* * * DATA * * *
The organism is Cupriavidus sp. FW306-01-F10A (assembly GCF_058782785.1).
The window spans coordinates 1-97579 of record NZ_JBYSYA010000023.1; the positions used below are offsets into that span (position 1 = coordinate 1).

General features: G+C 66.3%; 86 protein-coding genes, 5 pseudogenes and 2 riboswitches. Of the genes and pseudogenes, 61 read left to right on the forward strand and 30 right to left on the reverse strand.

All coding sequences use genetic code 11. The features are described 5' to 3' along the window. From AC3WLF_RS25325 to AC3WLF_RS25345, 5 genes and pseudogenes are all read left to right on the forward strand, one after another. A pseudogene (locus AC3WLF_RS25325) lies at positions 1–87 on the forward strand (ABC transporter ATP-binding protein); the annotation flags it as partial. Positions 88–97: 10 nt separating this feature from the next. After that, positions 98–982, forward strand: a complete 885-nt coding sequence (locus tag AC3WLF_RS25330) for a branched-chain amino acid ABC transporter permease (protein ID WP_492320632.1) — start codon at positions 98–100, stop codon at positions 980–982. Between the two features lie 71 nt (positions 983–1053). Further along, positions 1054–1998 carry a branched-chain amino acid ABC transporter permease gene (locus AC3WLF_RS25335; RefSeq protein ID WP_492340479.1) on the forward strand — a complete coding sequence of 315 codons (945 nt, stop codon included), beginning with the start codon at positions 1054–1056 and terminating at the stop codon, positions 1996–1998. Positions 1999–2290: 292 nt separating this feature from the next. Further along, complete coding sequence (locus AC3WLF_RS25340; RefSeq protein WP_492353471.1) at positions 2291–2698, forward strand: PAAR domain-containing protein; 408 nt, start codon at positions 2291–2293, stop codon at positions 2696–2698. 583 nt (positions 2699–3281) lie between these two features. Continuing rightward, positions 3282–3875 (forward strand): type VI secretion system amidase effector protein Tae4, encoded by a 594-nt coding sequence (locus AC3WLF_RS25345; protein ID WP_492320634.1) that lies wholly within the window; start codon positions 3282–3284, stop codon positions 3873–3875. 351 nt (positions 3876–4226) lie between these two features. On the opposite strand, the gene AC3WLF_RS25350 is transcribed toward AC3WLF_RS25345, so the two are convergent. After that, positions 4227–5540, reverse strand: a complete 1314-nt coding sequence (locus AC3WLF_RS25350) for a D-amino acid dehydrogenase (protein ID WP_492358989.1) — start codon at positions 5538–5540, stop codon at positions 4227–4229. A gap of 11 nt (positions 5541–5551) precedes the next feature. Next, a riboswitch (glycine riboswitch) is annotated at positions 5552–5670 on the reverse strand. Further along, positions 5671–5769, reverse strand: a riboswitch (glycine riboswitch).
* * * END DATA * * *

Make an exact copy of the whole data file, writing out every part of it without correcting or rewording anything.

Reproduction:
The organism is Cupriavidus sp. FW306-01-F10A (assembly GCF_058782785.1).
The window spans coordinates 1-97579 of record NZ_JBYSYA010000023.1; the positions used below are offsets into that span (position 1 = coordinate 1).

General features: G+C 66.3%; 86 protein-coding genes, 5 pseudogenes and 2 riboswitches. Of the genes and pseudogenes, 61 read left to right on the forward strand and 30 right to left on the reverse strand.

All coding sequences use genetic code 11. The features are described 5' to 3' along the window. From AC3WLF_RS25325 to AC3WLF_RS25345, 5 genes and pseudogenes are all read left to right on the forward strand, one after another. A pseudogene (locus AC3WLF_RS25325) lies at positions 1–87 on the forward strand (ABC transporter ATP-binding protein); the annotation flags it as partial. Positions 88–97: 10 nt separating this feature from the next. After that, positions 98–982, forward strand: a complete 885-nt coding sequence (locus tag AC3WLF_RS25330) for a branched-chain amino acid ABC transporter permease (protein ID WP_492320632.1) — start codon at positions 98–100, stop codon at positions 980–982. Between the two features lie 71 nt (positions 983–1053). Further along, positions 1054–1998 carry a branched-chain amino acid ABC transporter permease gene (locus AC3WLF_RS25335; RefSeq protein ID WP_492340479.1) on the forward strand — a complete coding sequence of 315 codons (945 nt, stop codon included), beginning with the start codon at positions 1054–1056 and terminating at the stop codon, positions 1996–1998. Positions 1999–2290: 292 nt separating this feature from the next. Further along, complete coding sequence (locus AC3WLF_RS25340; RefSeq protein WP_492353471.1) at positions 2291–2698, forward strand: PAAR domain-containing protein; 408 nt, start codon at positions 2291–2293, stop codon at positions 2696–2698. 583 nt (positions 2699–3281) lie between these two features. Continuing rightward, positions 3282–3875 (forward strand): type VI secretion system amidase effector protein Tae4, encoded by a 594-nt coding sequence (locus AC3WLF_RS25345; protein ID WP_492320634.1) that lies wholly within the window; start codon positions 3282–3284, stop codon positions 3873–3875. 351 nt (positions 3876–4226) lie between these two features. On the opposite strand, the gene AC3WLF_RS25350 is transcribed toward AC3WLF_RS25345, so the two are convergent. After that, positions 4227–5540, reverse strand: a complete 1314-nt coding sequence (locus AC3WLF_RS25350) for a D-amino acid dehydrogenase (protein ID WP_492358989.1) — start codon at positions 5538–5540, stop codon at positions 4227–4229. A gap of 11 nt (positions 5541–5551) precedes the next feature. Next, a riboswitch (glycine riboswitch) is annotated at positions 5552–5670 on the reverse strand. Further along, positions 5671–5769, reverse strand: a riboswitch (glycine riboswitch).